Evaluating skills and competencies of pre-registration pharmacists using objective structured clinical examinations (OSCEs)


  • D. McRobbie Guy’s and St Thomas’ NHS Foundation Trust, London, UK
  • G. Fleming NHS South East Coast Pharmacy Education and Training, Brighton, UK
  • M. Ortner School of Pharmacy, University of London, 29–39 Brunswick Square, London, UK
  • I. Bates School of Pharmacy, University of London, 29–39 Brunswick Square, London, UK
  • J. G. Davies School of Pharmacy and Biomolecular Sciences, University of Brighton, Brighton, UK


Competence, objective structured clinical examination, pre-registration, training, pharmacists


Introduction: This paper describes data collected over a period of 4 years in the former South Thames Region, UK, where objective structured clinical examination (OSCEs) have been used to assess pre-registration pharmacists in a secondary care setting. The study aims to describe a quantitative measure of competence using OSCE style assessments of graduate, pre- registration pharmacists.

Method: All pre-registration pharmacists within the South Thames Region undertook a series of OSCEs; data were collected over a period of 4 years. Competence was assessed in each OSCE workstation using a pre-defined checklist.

Results: In total, 223 pre-registration graduates participated; two thirds (67.9%) were female and the majority (62.7%) were trained in district general hospitals. Overall, 17.2% of graduates were deemed competent at the beginning of their pre- registration year compared to 68.3% at the end. This represents a significant improvement in clinical skills performance over the year (Wilcoxon signed rank test, Z 1⁄4 212.024; p 1⁄4 0.005).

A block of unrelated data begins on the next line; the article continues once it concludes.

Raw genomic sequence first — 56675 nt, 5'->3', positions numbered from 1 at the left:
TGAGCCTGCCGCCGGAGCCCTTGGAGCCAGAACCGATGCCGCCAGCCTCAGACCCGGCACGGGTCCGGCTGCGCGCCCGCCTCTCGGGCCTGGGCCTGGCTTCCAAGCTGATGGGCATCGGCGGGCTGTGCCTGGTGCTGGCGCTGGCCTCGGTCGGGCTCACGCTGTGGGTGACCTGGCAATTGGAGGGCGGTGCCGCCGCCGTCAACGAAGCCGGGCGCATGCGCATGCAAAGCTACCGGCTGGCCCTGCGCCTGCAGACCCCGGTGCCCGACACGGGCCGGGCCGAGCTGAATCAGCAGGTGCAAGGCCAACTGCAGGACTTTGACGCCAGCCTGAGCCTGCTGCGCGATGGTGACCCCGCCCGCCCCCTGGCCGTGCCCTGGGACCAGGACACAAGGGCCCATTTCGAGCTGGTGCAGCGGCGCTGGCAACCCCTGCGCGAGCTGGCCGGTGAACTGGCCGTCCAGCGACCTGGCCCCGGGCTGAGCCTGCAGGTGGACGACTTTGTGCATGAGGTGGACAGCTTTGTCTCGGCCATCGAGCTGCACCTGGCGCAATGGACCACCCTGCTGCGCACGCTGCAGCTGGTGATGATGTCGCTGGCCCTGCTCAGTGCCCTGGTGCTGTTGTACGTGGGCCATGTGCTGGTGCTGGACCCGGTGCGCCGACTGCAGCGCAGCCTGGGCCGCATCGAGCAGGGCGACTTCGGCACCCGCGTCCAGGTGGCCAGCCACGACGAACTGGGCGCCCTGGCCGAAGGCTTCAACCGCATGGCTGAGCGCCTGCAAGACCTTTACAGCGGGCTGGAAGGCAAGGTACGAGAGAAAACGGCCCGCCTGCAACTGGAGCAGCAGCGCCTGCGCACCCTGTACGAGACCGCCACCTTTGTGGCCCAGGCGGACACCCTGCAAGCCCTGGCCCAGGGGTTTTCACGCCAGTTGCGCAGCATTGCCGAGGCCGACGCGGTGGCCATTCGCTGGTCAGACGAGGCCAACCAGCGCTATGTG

Discussion: The training program undertaken by pre-registration pharmacists significantly improved the clinical competence of these graduates in the areas measured, with two thirds considered competent overall at the end of the year. Of particular concern is the apparent inability of graduates to monitor prescriptions appropriately. The findings of this study have significant implications for workforce training and career planning. New graduates should not be working in isolation but should be considered as training grades and given support within the clinical team to develop their skills. Newly registered pharmacists should not be expected to undertake the range of tasks currently allocated to them, without appropriate supervision and further competency assessment.



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Research Article